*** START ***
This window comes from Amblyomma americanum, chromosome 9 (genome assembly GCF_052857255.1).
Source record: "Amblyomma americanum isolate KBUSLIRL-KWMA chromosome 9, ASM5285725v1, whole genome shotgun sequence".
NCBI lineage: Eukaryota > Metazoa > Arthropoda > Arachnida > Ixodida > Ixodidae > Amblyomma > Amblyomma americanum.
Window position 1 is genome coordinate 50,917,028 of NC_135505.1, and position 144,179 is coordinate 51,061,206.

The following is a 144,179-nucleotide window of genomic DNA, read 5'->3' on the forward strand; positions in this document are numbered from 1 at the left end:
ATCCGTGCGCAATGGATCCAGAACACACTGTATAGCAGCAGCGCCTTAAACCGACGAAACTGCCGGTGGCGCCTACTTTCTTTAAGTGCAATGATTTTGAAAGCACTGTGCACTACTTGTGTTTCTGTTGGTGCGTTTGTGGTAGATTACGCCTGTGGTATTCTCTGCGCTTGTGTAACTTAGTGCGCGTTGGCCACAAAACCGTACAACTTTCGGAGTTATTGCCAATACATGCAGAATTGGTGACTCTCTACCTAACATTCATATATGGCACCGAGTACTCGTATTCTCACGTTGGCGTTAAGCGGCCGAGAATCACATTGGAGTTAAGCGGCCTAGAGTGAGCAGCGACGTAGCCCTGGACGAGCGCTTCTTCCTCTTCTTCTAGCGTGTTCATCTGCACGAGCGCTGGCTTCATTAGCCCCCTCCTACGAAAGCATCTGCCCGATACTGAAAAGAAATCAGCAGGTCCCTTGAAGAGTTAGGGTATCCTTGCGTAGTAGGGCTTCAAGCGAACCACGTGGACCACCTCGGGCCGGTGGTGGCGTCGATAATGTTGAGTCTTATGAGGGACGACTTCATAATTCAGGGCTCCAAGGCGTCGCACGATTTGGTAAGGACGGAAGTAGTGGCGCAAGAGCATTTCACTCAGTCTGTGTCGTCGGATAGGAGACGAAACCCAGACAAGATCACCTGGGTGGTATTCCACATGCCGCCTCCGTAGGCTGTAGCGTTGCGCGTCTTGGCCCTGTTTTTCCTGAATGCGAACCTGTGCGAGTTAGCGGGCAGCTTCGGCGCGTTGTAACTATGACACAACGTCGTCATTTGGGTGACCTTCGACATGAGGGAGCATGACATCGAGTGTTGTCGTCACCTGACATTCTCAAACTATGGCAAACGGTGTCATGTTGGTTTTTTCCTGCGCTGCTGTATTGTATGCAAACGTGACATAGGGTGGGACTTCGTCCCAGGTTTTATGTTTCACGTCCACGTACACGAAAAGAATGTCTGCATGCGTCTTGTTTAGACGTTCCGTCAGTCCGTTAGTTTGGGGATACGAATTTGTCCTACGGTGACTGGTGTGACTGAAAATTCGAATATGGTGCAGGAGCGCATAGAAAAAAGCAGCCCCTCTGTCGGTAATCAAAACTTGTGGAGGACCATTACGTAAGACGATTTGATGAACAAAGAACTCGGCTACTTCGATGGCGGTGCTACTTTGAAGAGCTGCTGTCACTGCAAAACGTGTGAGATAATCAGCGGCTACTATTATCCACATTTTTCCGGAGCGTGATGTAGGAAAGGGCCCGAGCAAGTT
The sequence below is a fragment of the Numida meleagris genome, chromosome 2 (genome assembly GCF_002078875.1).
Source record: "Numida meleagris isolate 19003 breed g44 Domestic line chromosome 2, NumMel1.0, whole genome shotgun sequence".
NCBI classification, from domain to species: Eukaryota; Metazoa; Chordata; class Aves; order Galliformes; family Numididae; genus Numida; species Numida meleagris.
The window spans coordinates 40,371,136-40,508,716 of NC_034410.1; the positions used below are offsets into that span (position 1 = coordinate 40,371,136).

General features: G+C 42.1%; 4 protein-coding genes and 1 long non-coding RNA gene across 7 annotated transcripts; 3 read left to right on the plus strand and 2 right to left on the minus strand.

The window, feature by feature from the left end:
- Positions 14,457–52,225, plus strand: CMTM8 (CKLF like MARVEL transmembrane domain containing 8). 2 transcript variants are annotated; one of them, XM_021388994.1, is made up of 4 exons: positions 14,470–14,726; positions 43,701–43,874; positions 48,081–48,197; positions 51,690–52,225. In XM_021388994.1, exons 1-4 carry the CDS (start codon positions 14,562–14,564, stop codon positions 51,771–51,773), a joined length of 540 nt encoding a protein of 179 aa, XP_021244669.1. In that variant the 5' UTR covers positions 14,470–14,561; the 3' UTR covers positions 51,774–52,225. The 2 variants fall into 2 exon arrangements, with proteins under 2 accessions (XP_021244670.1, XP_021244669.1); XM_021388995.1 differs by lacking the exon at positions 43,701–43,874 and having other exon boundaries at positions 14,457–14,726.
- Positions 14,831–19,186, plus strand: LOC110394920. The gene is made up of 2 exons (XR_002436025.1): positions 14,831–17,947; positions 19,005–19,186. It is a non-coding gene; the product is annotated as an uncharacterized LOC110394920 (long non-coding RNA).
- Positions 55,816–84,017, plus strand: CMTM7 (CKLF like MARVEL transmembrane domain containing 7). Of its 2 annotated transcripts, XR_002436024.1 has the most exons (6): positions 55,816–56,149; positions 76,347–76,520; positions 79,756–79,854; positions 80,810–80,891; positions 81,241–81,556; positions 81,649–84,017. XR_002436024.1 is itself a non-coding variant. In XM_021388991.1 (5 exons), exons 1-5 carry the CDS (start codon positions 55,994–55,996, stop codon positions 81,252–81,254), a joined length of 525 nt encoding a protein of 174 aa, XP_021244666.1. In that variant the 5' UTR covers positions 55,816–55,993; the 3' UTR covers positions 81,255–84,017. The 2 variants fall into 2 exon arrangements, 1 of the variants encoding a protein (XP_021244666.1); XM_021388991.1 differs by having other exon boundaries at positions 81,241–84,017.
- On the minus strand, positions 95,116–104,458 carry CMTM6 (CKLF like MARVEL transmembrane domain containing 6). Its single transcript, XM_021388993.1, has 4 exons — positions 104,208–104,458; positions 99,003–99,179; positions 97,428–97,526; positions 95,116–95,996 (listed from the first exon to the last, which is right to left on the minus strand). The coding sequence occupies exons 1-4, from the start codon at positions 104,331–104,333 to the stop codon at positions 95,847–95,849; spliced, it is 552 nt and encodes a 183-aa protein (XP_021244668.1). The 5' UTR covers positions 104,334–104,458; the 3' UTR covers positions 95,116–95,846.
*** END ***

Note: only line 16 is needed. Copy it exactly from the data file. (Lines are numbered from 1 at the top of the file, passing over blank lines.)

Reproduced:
- On the minus strand, positions 95,116–104,458 carry CMTM6 (CKLF like MARVEL transmembrane domain containing 6). Its single transcript, XM_021388993.1, has 4 exons — positions 104,208–104,458; positions 99,003–99,179; positions 97,428–97,526; positions 95,116–95,996 (listed from the first exon to the last, which is right to left on the minus strand). The coding sequence occupies exons 1-4, from the start codon at positions 104,331–104,333 to the stop codon at positions 95,847–95,849; spliced, it is 552 nt and encodes a 183-aa protein (XP_021244668.1). The 5' UTR covers positions 104,334–104,458; the 3' UTR covers positions 95,116–95,846.